Sunday, April 11, 2010

Wrath of the Gods, Part III

Tonight, we do not have so much a state of emergency as an emergency of state.  It is a day that began with an evil omen with three possible interpretations, and ended up with eleven dead people and absolutely no progress. 28 soldiers are being held as hostages.  Which means that we have left the realm of peaceful protest and entered the rocky territory of terrorism.

Many months ago, Thaksin gave an interview to the foreign media in which he self-righteously proclaimed that Thailand was a failed state.  At the time, that statement seemed ridiculous: the present government, which bears no real relationship with the coup that dislodged him, was moving successfully, if tentatively, toward fixing the economy, and was continuing, even improving on, the pro-rural-poor policies which were among the more positive aspects of Thaksin's rule.  (He is demonized by some and deified by others; the reality is far more complex ... if he has to be mythologized, it should not be as a god or demon, but as the tragic hero who begins his journey with every divine blessing and falls victim to his own hubris.)

However, a government that can't control a mob that bombs government buildings, takes over major thoroughfares, and answers rubber bullets with an AK-47 and exploding gas tanks is, by every practical measure, a failure.

We're not talking moral failure, or right and wrong, here.  Abhisit's government is by no means morally bankrupt.  Other governments we have had would not have used rubber bullets.  Thaksin's government had no compunction about the extrajudicial murder of accused drug dealers in order to fulfill a "drug war" quota, or of shooting at crowds of people as long as they were Muslim and in a distant province.  We're talking failure as in dysfunctional.

I thought the pundits would be all over this morning's omen — a Buddha image, a copy of Thailand's most sacred object, the Emerald Buddha, brought to the Rajprasong area demonstration and set up in a place of honour, tumbled to the ground and broke into two pieces just as they came to arrest some red shirt leaders.  However, apart from this news being tucked away in the NATION's iPhone news app, I never saw anyone else mention it publicly.   There has been plenty of private mention, though.

I see 3 interpretations: (a) The Buddha is angry at the red shirts and no longer wishes to protect them (b) the Buddha is angry at the government for trying to arrest the leaders  (c) The Buddha image represents the sacred wholeness of this country which is now irreparably broken.  As a novelist and a poet, I find the third interpretation to be the most powerful.

It's now about eleven thirty pm and the battles have calmed down, but there is no resolution.  The most disturbing event of the day is a non-event.  The Prime Minister did not appear on television to report on the day's events as he has promised to do each day.  Many in this town are complaining bitterly about how this would have been dealt with in the "good old days".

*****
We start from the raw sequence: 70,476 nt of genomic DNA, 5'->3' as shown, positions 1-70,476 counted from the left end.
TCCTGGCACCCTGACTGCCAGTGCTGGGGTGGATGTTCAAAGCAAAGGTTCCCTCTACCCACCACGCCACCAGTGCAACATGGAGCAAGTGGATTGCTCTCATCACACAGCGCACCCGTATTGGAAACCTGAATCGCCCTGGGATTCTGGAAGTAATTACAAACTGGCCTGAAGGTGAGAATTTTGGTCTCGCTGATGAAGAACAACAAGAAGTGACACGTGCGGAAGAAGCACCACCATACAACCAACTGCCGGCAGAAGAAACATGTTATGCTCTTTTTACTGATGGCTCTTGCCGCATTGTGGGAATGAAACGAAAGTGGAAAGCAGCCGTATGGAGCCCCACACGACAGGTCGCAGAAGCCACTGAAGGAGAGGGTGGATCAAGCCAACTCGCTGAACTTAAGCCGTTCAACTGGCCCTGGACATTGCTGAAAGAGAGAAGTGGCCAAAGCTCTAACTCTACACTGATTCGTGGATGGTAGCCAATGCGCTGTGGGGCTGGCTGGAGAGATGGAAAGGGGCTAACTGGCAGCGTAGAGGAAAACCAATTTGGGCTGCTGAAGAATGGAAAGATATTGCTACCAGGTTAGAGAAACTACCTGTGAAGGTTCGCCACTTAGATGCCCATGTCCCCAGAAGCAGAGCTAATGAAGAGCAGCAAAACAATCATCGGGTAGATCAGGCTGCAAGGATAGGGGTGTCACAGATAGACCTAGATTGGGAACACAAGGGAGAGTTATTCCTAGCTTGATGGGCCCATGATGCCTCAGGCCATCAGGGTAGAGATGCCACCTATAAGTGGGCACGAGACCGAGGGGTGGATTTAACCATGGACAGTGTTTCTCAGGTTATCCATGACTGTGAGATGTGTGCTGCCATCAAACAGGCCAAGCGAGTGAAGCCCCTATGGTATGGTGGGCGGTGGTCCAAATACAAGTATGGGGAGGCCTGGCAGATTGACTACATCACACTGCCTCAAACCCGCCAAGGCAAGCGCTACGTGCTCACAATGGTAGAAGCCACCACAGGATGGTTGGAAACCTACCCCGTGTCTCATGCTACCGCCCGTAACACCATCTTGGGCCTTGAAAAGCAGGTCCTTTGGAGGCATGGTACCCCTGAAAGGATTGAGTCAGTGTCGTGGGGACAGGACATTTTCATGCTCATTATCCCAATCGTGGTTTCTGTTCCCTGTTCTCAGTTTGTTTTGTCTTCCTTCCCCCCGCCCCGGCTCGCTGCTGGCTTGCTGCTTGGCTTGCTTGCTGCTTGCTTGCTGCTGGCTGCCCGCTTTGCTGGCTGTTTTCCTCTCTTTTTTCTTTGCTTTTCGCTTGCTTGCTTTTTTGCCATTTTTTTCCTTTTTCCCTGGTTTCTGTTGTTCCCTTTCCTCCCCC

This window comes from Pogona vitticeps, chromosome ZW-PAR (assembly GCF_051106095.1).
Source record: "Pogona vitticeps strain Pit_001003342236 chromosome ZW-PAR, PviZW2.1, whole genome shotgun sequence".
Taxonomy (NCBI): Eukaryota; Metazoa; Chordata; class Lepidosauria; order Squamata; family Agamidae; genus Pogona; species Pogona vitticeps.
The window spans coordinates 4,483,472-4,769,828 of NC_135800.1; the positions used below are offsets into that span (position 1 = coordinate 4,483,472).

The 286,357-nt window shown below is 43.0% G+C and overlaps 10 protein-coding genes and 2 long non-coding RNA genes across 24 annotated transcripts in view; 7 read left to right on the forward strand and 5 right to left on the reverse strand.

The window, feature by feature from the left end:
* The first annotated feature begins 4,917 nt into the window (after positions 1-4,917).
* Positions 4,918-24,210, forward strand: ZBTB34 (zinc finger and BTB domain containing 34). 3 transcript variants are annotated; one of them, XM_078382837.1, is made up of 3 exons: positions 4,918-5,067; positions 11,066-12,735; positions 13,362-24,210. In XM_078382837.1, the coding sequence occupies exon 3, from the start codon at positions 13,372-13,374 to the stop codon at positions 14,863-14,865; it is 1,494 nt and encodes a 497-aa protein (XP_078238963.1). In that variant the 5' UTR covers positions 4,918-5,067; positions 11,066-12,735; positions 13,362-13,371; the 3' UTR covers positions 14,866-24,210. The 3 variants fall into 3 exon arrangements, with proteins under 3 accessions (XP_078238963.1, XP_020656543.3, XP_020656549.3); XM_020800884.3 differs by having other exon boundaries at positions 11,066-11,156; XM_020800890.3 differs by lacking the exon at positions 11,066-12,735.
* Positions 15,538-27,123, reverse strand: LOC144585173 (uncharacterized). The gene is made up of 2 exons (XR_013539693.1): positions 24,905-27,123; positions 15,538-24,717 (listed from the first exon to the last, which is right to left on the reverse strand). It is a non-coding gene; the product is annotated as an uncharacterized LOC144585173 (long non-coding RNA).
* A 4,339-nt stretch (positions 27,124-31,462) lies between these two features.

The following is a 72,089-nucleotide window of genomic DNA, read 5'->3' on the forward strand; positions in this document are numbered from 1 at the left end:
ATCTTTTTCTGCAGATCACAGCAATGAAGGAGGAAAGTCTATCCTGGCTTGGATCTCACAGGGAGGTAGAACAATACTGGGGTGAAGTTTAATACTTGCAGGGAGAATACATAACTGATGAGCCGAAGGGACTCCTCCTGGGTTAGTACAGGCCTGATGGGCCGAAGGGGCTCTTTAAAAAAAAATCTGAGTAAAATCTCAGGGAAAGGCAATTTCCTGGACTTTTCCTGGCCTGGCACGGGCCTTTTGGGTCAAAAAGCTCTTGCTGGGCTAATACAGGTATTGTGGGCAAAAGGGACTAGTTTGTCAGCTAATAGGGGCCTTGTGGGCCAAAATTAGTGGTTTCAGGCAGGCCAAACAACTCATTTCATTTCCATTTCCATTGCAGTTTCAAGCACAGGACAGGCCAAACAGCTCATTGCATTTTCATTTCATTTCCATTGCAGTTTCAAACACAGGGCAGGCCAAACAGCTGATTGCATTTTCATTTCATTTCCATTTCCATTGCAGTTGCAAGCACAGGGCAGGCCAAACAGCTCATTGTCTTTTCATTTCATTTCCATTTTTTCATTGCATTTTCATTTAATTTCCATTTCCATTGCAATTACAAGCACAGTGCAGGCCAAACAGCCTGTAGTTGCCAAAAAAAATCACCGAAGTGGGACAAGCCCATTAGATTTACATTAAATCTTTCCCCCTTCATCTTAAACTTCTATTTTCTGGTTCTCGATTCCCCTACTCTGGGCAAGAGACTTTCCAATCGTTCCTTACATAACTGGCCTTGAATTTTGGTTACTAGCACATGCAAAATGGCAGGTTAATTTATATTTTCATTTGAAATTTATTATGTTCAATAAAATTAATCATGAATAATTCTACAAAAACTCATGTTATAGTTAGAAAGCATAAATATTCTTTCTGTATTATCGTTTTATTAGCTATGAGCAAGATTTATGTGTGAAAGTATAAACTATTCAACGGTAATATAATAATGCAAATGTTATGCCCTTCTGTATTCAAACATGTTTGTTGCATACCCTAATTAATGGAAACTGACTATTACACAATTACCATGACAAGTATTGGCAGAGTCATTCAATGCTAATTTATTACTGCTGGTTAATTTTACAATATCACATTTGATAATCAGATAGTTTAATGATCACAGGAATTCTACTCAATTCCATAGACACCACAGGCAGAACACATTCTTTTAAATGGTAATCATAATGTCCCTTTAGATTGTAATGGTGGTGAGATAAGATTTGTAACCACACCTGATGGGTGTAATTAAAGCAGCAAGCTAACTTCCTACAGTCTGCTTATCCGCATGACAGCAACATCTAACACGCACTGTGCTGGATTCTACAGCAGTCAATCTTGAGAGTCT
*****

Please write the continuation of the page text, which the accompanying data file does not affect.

Speculation is therefore rife that, behind the scenes, Something Big may be going on.  The paper, this morning, said that "certain important parties" wanted this conflict to end.

I seriously do not think that dissolving the Parliament will solve things.  The population of Bangkok is now so fed up with the marauding mob that it's conceivable that an election held tomorrow would not go the way the red shirts had in mind.  And if it did, the yellow shirts would be back.

Maybe we need a more radical solution.  For example, instead of dissolving parliament, why not dissolve Thailand?  Not the country ... the word.

Many people of my parents's generation might agree that Thailand was born under an unlucky star, and that if we became Siam again, it would symbolically and astrologically heal the country.

It's not just the name, you see.  Siam was a multi-ethnic, multi-cultural society.  The name Thailand was chosen in a jingoistic time, and basically exalts the dominant ethnos of this diverse country and turns everyone else into a second-class citizen.  It's a very nationalistic name if you happen to belong to that ethnos, but if you're a member of a hill tribe, or a Muslim, it makes you wonder if you really belong.  In fact, thinking of this country as the Country of the Ethnically Thai Peoples is the psychological block that prevents hill tribe members who have lived here for generations from being able to get  a passport.

Could not the idea of reaching out, of inclusivity, be re-awakened by the simple act of changing back the name?  And wouldn't this reconnect modern Thais with their history so that the land and its past are all woven from the same cloth?  And wouldn't tourists finally realize that this is not Taiwan?

Okay, it's a stupid idea, what's in a name and all that.  But in this country, when you have a run of bad luck, you cure it by getting an astrologer to change your name.  It might also work with entire nations.

If I think of a more practical solution, I'll be sure to tell you.

Meanwhile, a friend of mine who is a member of parliament sent me a message that in the Suan Benjkiti at 9 am tomorrow there is going to be a gathering of the "silent majority" who have had enough and want to take the country back.  "From whom?" one might ask.  If one only knew....

If you live on Sukhumvit, check that meeting out.  The note says "shirts can be of any color."

Addendum:  No, I'm wrong: Abhisit DID appear on TV after all, much, much later.  He said they would get to the bottom of the deaths.

1 comment:

  1. I'm a western foreigner -- and even after many years here, I have no real deep understanding of this country. But the name change you suggest, and your argument for it (at least the part about inclusiveness) is something I unreservedly second. But what of "sakdina"?